Am I responsible for a $1200 repair that did not work because the original diagnosis was incorrect?

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Am I responsible for a $1200 repair that did not work because the original diagnosis was incorrect?

My car broke down on a trip and was towed to a local repair shop in MN. I was told a broken timing chain was the cause and the estimate was $1200 to cover a parts and labor to fix the car. I was told the car had a non-interference engine and valves/head would not be impacted. Days later after the repair should have been completed I received a call indicating the repair didn’t work due to bent valves in the head and for another $1600 that problem could be fixed. The $2800 total repair is approximately equal to the value of the car and not worth fixing to me.

Asked on July 30, 2011 Minnesota

Answers:

FreeAdvice Contributing Attorney / FreeAdvice Contributing Attorney

Answered 10 years ago | Contributor

Did you sign any document before the repair process began with the repair shop that you took your vehicle to? If so, read it in that its terms most likely will control the rights and obligations between you and the automotive repair shop for work done on the vehicle.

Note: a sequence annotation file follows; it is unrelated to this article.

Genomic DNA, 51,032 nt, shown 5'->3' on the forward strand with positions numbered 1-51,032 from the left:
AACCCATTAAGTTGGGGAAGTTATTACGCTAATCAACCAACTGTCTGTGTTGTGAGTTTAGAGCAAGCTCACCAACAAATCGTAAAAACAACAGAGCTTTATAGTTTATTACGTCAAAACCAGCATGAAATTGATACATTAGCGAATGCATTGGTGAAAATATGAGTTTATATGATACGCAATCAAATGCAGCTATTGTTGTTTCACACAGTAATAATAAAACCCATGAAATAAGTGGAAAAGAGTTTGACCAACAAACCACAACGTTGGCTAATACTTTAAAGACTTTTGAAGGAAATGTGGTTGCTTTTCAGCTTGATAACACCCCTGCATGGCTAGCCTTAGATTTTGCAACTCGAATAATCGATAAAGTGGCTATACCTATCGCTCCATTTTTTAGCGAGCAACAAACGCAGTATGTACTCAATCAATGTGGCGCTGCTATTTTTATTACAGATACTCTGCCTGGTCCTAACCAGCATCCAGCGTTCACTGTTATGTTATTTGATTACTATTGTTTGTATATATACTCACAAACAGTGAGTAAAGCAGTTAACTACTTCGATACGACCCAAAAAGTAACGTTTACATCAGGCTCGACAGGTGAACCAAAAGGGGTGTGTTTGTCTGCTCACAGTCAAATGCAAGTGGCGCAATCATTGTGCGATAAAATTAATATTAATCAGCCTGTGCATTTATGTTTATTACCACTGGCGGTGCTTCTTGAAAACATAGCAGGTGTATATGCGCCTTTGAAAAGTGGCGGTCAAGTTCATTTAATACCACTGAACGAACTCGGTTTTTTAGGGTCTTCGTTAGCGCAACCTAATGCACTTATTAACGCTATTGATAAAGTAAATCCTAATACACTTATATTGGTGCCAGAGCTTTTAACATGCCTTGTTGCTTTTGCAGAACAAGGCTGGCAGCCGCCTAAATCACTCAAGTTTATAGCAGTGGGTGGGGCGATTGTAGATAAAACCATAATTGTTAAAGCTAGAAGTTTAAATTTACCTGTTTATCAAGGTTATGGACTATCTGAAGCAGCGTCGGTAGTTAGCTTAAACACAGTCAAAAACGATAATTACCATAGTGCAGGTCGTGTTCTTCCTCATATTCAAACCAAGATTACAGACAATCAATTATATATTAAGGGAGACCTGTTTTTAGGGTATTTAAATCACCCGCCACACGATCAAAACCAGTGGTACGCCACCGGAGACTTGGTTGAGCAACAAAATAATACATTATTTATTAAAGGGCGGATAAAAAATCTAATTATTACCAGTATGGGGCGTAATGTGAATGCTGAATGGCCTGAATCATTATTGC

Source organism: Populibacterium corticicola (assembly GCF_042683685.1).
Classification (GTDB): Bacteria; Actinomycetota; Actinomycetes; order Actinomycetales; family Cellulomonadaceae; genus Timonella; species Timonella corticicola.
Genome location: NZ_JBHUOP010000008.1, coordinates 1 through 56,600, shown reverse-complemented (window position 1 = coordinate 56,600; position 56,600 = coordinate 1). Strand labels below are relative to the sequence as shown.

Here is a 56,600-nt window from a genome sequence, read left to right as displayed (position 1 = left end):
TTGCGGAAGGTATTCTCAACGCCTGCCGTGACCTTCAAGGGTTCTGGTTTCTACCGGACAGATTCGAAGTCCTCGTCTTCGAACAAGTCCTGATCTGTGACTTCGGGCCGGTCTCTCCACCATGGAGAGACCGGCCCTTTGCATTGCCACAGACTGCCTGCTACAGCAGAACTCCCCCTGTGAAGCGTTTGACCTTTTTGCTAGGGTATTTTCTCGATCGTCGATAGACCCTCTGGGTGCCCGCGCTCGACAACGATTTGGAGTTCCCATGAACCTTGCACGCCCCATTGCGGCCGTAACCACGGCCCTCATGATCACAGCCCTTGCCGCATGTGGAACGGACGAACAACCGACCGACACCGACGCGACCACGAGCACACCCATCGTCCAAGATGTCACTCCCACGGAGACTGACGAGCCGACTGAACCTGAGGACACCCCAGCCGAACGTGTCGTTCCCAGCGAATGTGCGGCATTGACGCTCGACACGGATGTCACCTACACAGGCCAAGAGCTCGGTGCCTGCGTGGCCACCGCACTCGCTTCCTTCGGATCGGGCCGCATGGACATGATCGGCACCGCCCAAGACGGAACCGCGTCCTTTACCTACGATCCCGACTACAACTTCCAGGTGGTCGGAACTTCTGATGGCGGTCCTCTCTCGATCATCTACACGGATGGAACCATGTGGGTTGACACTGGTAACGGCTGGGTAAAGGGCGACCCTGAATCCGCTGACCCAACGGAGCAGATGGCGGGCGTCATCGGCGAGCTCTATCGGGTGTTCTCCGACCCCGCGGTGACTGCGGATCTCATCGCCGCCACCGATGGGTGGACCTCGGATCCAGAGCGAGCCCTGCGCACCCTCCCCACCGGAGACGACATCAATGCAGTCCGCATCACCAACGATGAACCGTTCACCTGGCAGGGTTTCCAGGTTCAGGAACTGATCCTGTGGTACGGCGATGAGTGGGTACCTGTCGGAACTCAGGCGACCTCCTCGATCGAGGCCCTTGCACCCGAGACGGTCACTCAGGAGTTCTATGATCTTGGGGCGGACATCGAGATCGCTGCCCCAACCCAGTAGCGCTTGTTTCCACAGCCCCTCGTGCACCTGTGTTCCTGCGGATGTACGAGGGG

Did you approve the initial cost estimate for the vehicle that was $1,200.00? Did you approve the second estimate for $1,600.00? If you did not approve any of the estimates verbally or in writing, there is a chance that you might not be responsible for these costs under your state's laws. If you approved the estimates, you are responsible for the costs even though the $1,200.00 repair did not work because the mechanic's initial diagnosis for your vehicle was wrong.

One way to possibly resolve the $2,800.00 repair bill facing you is to speak with the owner of the repair shop to see if there is some way the amount claimed owed can be reduced.

FreeAdvice Contributing Attorney / FreeAdvice Contributing Attorney

Answered 10 years ago | Contributor

Did you sign any document before the repair process began with the repair shop that you took your vehicle to? If so, read it in that its terms most likely will control the rights and obligations between you and the automotive repair shop for work done on the vehicle.

Did you approve the initial cost estimate for the vehicle that was $1,200.00? Did you approve the second estimate for $1,600.00? If you did not approve any of the estimates verbally or in writing, there is a chance that you might not be responsible for these costs under your state's laws. If you approved the estimates, you are responsible for the costs even though the $1,200.00 repair did not work because the mechanic's initial diagnosis for your vehicle was wrong.

One way to possibly resolve the $2,800.00 repair bill facing you is to speak with the owner of the repair shop to see if there is some way the amount claimed owed can be reduced.


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